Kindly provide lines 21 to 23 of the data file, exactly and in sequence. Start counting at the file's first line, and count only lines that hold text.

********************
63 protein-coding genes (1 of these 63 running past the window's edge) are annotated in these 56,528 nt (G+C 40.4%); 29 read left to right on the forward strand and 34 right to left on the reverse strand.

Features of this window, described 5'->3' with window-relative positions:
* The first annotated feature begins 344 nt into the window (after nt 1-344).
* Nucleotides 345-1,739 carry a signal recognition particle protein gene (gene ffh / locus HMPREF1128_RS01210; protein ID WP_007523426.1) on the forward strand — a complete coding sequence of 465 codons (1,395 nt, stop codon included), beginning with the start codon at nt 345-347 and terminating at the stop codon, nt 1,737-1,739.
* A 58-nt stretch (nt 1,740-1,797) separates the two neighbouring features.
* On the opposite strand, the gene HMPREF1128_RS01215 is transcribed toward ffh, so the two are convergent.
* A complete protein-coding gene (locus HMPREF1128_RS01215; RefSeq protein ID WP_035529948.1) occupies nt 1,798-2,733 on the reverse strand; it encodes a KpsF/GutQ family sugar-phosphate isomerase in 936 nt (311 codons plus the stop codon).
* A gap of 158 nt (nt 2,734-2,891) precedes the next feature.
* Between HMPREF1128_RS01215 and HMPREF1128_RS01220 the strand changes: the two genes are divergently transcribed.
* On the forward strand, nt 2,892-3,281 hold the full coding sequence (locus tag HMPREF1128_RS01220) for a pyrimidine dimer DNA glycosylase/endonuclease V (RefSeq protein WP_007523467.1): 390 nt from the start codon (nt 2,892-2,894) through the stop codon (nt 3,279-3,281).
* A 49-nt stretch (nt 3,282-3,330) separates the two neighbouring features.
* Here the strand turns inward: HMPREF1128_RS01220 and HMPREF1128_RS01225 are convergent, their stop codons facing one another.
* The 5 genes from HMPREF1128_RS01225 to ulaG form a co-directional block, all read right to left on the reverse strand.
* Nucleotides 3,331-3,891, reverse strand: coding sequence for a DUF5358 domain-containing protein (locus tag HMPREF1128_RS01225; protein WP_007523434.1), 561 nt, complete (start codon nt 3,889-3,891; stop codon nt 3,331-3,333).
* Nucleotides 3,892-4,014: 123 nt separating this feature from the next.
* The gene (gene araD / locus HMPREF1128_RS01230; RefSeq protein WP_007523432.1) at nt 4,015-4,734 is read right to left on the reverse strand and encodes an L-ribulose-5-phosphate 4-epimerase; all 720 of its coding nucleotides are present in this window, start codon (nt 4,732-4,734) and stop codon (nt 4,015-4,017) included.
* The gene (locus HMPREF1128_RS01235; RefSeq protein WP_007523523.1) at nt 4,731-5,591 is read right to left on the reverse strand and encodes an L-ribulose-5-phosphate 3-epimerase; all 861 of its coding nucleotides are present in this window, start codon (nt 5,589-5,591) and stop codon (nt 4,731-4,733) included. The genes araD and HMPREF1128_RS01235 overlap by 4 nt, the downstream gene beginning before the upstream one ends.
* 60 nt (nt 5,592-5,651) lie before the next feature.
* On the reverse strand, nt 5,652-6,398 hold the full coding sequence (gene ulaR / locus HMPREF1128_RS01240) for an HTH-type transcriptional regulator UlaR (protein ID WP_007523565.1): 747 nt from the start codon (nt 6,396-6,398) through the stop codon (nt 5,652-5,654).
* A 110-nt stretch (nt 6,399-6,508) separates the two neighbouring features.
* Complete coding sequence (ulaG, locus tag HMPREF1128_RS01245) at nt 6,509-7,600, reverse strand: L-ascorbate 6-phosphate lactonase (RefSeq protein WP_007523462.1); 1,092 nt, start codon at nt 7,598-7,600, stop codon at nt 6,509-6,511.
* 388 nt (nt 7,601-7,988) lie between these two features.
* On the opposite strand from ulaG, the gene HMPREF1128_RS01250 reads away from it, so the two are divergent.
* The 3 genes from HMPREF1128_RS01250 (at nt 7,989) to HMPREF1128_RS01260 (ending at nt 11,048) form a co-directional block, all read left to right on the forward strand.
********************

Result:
* Complete coding sequence (ulaG, locus tag HMPREF1128_RS01245) at nt 6,509-7,600, reverse strand: L-ascorbate 6-phosphate lactonase (RefSeq protein WP_007523462.1); 1,092 nt, start codon at nt 7,598-7,600, stop codon at nt 6,509-6,511.
* 388 nt (nt 7,601-7,988) lie between these two features.
* On the opposite strand from ulaG, the gene HMPREF1128_RS01250 reads away from it, so the two are divergent.